Bone and Soft Tissue Grafting
Following tooth loss the bone surrounding the root is no longer stimulated and begins to resorb. Although bone will fill the socket the result is an overall loss of jawbone in the site. This can negatively impact the appearance of the gum making tooth replacement less esthetic. Over time the use of dentures resting on the gum causes further atrophy (bone loss). Loss of supporting bone can age your facial appearance and make dentures more difficult to wear. It also contributes to loss of chewing function making eating less pleasurable. Patients begin to select softer foods that often have less nutritional value. Jaw atrophy can leave a condition in which there is poor quality and quantity of bone suitable for placement of dental implants. In these situations patients may not be good candidates for placement of dental implants without bone grafting.
Oral surgeons have unique training in jaw reconstruction and Dr. Misch has been a pioneer in the field of bone regeneration surgery for dental implants. Today we have the ability to grow bone where needed. This gives us the opportunity to place an adequate number of implants in proper positions to support the replacement teeth. It also allows us to restore esthetic appearance and create a beautiful smile. There are several materials and methods that can be used to rebuild missing bone. Dr. Misch will select the approach that offers the best outcome in your particular case.
Socket Bone Grafting
When a tooth is removed it may be possible to immediately place the dental implant. However, in some cases conditions are not favorable for this option. Infection, bone loss around the root, or lack of adequate remaining bone may prevent immediate implant insertion. In these instances a bone graft material is placed into the socket to help prevent bone loss and facilitate repair. Bone substitutes work very well as a scaffold for bone fill over time. In the front part of the mouth we provide temporary tooth replacement for use during healing. Typically in two to four months the dental implant can be inserted into the healed site.
Sinus Bone Grafting
The sinuses are hollow cavities located in the back of the upper jaw. In many patients the sinus floor is in close approximation to the tooth roots. When the back teeth are lost the bone around the roots resorbs leaving inadequate bone below the hollow sinus for implant placement. In some cases we can use shorter implants to anchor into the bone below the sinus. When there is inadequate bone we may need to add bone graft material along the sinus floor. The sinus is not penetrated but repositioned further superior. The sinus has a lining that is much like a balloon within the cavity. The balloon lining is elevated and a bone substitute is placed below it along the sinus floor. Performed by an experienced oral surgeon, sinus bone grafting is a proven safe and effective method to rebuild upper jaw bone. In some cases dental implants can be placed at the same time the bone graft is inserted. Otherwise the bone graft is allowed to heal and implants are placed four to six months later. Dr. Misch was a member of the 1996 Sinus Bone Graft Consensus Conference and has published and lectured extensively on this technique.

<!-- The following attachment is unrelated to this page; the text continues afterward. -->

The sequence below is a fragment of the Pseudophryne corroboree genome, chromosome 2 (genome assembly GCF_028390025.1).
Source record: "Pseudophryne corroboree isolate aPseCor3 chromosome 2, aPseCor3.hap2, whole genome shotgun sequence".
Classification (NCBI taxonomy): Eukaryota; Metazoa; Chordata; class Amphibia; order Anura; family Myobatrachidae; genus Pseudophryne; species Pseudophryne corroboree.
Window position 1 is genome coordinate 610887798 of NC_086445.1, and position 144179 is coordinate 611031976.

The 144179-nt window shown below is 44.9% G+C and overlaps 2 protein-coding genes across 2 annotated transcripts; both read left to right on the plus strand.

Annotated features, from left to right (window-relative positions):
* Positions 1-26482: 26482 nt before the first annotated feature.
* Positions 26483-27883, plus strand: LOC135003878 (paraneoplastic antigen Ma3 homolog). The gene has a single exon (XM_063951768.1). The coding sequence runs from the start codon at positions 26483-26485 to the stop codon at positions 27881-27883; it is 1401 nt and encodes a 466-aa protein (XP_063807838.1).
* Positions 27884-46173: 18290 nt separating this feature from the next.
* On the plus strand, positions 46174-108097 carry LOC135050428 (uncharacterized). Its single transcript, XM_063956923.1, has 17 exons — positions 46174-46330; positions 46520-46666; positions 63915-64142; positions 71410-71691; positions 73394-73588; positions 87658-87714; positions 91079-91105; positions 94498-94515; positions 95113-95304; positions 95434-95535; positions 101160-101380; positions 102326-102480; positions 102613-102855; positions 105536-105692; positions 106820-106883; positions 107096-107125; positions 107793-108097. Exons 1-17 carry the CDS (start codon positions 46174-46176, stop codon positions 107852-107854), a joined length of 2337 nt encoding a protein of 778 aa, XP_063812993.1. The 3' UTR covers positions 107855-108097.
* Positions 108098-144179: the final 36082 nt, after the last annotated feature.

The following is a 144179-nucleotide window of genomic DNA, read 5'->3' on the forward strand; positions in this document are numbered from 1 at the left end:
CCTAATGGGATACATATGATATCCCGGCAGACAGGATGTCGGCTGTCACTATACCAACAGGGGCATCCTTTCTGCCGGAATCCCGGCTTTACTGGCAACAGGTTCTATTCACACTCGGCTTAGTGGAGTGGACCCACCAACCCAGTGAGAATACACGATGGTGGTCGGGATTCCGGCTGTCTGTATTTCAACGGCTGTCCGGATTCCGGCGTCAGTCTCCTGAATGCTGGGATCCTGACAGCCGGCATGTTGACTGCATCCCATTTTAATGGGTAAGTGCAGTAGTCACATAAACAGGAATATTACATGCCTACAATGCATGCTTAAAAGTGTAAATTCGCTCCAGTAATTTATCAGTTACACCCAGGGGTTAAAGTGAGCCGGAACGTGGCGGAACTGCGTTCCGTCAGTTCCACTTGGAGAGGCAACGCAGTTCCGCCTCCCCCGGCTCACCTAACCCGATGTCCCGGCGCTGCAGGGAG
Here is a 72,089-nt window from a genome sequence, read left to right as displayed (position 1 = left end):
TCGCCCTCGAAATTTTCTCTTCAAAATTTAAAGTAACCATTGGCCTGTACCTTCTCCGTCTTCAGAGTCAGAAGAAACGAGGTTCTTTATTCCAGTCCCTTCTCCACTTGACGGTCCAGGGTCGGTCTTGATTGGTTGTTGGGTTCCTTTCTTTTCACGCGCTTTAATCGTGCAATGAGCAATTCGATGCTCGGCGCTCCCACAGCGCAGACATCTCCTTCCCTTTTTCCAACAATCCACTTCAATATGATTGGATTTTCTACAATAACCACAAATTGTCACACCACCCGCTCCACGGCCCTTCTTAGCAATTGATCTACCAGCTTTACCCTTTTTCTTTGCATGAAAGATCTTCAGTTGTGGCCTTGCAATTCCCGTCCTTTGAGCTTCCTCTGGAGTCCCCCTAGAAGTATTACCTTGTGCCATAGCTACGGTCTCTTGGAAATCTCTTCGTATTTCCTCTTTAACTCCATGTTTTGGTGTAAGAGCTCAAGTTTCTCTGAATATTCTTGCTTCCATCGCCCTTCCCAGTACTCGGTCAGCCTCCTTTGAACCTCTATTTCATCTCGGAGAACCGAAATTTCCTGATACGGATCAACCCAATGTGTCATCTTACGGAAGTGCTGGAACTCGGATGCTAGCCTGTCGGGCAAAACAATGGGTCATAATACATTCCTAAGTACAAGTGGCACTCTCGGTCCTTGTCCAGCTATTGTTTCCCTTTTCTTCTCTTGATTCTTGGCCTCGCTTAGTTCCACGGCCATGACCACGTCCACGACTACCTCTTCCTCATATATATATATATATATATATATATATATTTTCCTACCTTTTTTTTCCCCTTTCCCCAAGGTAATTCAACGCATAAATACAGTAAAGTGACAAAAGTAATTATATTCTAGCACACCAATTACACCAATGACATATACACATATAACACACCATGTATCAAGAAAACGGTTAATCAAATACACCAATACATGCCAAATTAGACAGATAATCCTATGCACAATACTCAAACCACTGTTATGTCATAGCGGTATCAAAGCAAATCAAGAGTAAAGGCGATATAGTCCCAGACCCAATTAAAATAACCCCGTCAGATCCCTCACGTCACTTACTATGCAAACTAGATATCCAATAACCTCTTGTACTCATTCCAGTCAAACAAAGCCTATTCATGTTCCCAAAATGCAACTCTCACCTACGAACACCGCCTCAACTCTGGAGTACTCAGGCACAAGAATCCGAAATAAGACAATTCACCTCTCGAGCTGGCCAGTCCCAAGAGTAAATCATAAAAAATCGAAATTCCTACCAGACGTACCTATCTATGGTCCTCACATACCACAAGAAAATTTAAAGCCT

When teeth have been missing for some time the bony ridge of the jaw may be too resorbed to place implants. Injuries to the mouth causing tooth loss can also result in bone deficiencies. The ridge may be too narrow or there may not be adequate bone height to place implants. There are several methods that can be used to rebuild the missing bone. Guided Bone Regeneration can be used to repair small bone defects. A bone graft material is placed over the bone defect and is covered by a thin membrane that protects the graft during healing. In some cases Ridge Expansion can be used with special instruments to widen the bone. Dr. Misch may recommend the use of your own bone to rebuild the ridge. Block Bone Grafts may be obtained from different sites in the body depending on how much bone is needed. In most patients requiring this approach, we can obtain bone from within the mouth using the upper or lower jaw. Dr. Misch developed the Ramus Bone Graft technique that uses bone from the back of the lower jaw behind the molars. This has become one of the most commonly used surgical procedures in the world to augment the jaw. In extreme instances he may need to use bone from the hip to reconstruct larger amounts of missing bone. Fortunately new advancements in bone regeneration have largely replaced the common need for harvesting your own bone. However, Dr. Misch will always recommend the best technique for your case as well as any alternatives that may also be effective. The need for bone grafting will add treatment time to your case. A bone graft heals much like a broken bone so adequate time is needed to heal.